With all the talk of new technology and how it will change the way we manage our money, it’s easy to roll your eyes and give in to innovation-fatigue. But should we embrace the future?
At the end of last year I found myself battling both innovation-fatigue and regular fatigue – tired and hungry at an event hosted by Barclays to show off its latest gadgetry.
Sometimes it seems as if technology is used for the sake of it to reinvent a process that worked perfectly well in the first place. Nevertheless, the ideas with the potential to make our lives easier inevitably outlive the passing fads.
And at the Barclays event I was introduced to one gizmo that snapped me out of my lethargy. The bank has developed a biometric reader that scans the vein patterns in your index finger.
Such patterns are unique, and Barclays believes they are more reliable and harder to spoof than fingerprints – offering a secure way to access online banking without the need for card readers and complex combinations of passwords.
There’s also voice recognition tech. The tech is capable of cross-checking over 100 identifiers that are unique to you and will apparently work even if you have a cough or cold.
As someone who struggles to recall passwords I’ve reset only a few days previously, I would jump at the chance to go biometric with Barclays. Alas, the readers are only on offer to corporate customers at present, although the bank assures me they’ll be available to us regular punters in the future.
Vein scanning may be a little too futuristic for now. But there are some more mainstream alternatives, such as Apple Pay and Barclays’ own bPay.
I wanted to bring Which? Money readers an article rooted in real-world experience, rather than a technology fest. So I asked our resident technophobe, Chiara Cavaglieri, to get to grips with the latest payment methods – with the help of some curious Which? members. Here’s how they got on.
Thumb prints and baffled newsagents
Chiara Cavaglieri: I trialled Apple Pay and, I have to say that, even as an Android user setting up Apple Pay on a borrowed iPhone 6 was largely stress-free… aside from difficulty registering my index fingerprint (I used my thumb instead).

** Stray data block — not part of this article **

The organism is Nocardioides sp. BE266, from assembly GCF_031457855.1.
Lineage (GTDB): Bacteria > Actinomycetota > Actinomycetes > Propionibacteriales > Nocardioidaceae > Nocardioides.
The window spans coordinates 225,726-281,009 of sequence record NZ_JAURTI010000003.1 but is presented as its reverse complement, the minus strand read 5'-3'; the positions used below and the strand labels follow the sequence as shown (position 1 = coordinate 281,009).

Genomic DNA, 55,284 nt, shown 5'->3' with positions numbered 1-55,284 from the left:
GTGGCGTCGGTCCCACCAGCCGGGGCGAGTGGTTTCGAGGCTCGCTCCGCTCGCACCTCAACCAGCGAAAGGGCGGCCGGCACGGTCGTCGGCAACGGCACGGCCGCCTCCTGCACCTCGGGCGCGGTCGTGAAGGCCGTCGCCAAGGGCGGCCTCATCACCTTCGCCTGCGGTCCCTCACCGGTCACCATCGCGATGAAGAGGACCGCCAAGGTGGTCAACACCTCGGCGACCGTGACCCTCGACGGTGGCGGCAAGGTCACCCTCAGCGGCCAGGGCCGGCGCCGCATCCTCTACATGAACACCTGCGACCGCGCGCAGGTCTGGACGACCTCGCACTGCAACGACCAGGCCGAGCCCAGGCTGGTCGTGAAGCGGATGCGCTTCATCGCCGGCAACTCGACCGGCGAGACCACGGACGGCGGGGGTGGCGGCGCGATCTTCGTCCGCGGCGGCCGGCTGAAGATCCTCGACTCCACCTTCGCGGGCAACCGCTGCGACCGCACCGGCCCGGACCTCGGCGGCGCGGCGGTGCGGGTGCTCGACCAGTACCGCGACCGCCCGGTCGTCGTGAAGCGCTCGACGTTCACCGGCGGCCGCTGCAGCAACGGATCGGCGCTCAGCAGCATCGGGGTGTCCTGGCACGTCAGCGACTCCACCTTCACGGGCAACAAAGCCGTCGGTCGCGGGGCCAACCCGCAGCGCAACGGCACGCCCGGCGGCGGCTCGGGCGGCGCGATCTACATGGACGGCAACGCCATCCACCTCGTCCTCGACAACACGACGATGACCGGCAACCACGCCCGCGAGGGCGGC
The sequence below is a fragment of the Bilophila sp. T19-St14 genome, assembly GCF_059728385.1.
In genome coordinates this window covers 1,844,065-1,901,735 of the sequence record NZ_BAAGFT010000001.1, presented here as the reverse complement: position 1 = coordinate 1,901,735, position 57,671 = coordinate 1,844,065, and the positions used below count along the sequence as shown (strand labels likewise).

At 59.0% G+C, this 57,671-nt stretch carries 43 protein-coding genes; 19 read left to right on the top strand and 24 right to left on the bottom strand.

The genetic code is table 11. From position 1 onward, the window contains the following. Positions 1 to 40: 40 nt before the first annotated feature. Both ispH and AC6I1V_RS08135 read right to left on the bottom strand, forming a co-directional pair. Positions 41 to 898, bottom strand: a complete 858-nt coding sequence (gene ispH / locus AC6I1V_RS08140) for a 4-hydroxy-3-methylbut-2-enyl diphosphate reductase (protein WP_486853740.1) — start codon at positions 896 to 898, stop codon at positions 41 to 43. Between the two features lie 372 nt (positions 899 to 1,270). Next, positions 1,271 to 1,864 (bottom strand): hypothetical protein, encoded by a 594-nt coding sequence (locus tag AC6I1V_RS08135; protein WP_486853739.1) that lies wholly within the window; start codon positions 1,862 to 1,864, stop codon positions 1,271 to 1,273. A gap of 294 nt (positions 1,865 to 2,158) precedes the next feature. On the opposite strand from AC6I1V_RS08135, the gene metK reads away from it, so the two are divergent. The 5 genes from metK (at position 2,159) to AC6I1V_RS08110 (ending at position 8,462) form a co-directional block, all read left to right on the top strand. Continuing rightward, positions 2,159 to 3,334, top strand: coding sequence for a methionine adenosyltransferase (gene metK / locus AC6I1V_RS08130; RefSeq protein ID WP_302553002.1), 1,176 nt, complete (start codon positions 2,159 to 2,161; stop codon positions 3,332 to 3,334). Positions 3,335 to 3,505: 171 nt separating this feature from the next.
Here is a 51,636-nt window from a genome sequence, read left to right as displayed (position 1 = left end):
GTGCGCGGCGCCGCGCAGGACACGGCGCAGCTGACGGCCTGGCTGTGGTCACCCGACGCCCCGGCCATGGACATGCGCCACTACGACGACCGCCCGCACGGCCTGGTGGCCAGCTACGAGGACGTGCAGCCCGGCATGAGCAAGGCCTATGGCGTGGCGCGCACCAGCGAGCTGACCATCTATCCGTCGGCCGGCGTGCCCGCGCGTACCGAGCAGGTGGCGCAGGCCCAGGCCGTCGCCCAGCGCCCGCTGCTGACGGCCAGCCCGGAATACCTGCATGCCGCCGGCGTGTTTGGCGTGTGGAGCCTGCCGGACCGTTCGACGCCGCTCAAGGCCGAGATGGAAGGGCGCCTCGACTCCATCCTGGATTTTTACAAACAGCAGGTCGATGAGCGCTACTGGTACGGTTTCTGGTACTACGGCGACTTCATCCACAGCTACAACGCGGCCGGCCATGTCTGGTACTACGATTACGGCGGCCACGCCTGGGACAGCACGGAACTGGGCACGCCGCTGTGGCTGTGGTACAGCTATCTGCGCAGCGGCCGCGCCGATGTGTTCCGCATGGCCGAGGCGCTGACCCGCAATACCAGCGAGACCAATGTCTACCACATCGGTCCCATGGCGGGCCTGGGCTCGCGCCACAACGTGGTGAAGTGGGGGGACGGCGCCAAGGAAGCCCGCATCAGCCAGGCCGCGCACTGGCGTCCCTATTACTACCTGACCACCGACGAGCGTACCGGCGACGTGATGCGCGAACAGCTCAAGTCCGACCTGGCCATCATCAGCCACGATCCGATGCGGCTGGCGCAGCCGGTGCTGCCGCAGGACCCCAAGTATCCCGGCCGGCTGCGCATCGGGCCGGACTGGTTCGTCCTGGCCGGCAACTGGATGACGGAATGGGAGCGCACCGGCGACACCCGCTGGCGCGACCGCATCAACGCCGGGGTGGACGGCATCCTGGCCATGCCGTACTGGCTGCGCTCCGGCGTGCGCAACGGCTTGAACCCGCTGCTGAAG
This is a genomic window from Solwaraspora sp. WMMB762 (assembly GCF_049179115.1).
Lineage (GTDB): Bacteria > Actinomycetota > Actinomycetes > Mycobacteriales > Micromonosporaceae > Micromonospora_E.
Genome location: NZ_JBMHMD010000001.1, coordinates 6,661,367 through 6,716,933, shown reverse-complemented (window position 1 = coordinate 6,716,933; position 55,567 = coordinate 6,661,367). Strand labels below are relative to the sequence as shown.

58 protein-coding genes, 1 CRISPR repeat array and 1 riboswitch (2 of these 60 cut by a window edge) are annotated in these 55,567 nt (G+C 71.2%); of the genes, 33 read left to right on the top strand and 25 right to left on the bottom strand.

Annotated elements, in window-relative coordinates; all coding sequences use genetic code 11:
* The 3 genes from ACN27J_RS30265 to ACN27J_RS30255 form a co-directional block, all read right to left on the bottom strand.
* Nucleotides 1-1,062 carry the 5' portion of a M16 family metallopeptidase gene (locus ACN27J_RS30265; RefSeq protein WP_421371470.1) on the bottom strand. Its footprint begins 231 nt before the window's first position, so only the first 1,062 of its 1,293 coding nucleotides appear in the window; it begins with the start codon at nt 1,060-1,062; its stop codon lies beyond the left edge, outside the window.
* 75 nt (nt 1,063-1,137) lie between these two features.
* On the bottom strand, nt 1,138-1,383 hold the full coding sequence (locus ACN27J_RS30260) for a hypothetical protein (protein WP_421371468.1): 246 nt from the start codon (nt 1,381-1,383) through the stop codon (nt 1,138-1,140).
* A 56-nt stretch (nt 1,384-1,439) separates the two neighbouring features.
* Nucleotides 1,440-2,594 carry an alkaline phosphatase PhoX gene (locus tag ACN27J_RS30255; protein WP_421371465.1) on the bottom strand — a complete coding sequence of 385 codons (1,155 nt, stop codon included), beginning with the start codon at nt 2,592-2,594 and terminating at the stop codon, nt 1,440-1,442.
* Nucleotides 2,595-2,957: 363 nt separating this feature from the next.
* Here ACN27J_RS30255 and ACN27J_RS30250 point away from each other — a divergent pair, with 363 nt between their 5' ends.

When I tried returning goods, helpful cashiers in Boots and Marks & Spencer asked me simply to show my receipt and tap the iPhone to verify a refund with Touch ID – exactly as I did when I paid for the item.
But, when using it on London transport, Apple Pay is both the payment method and proof of payment, so I was aware of making sure the device was fully charged to avoid being hit with a fine.
And when I visited my local shop the newsagent was baffled when I presented the iPhone to pay for a paper. He insisted on a minimum payment of £5, which is annoying as I would specifically use Apple Pay for cheap purchases.
Overall, Apple Pay was quick and simple so I was sorry to hand the iPhone back. I can see myself using the equivalent when it becomes available.
Trying out bPay
Then we asked Which? member, Gloucester-based Sarah Beall to trial the bPay wristband and, although it was initially tricky to fasten, setting it up was simple. However, a visit to Marks & Spencer caused something of a stir for the cashier:
‘It was decided to place it over the payment machine and it worked immediately. The cashier then called over several other members of staff to look at the bPay bracelet.’
After giving it a go for a few days, Sarah found it quick and easy to use and now prefers it to her contactless card:
‘The fact you can wear it on your wrist, and don’t have to fumble around in your bag looking for your purse to get out your card, made it much easier to use. I will carry on using it especially as I am disabled and have problems with both my hands.’
So are you a fan of this new payment tech at all? Or do you think it’s a step too far?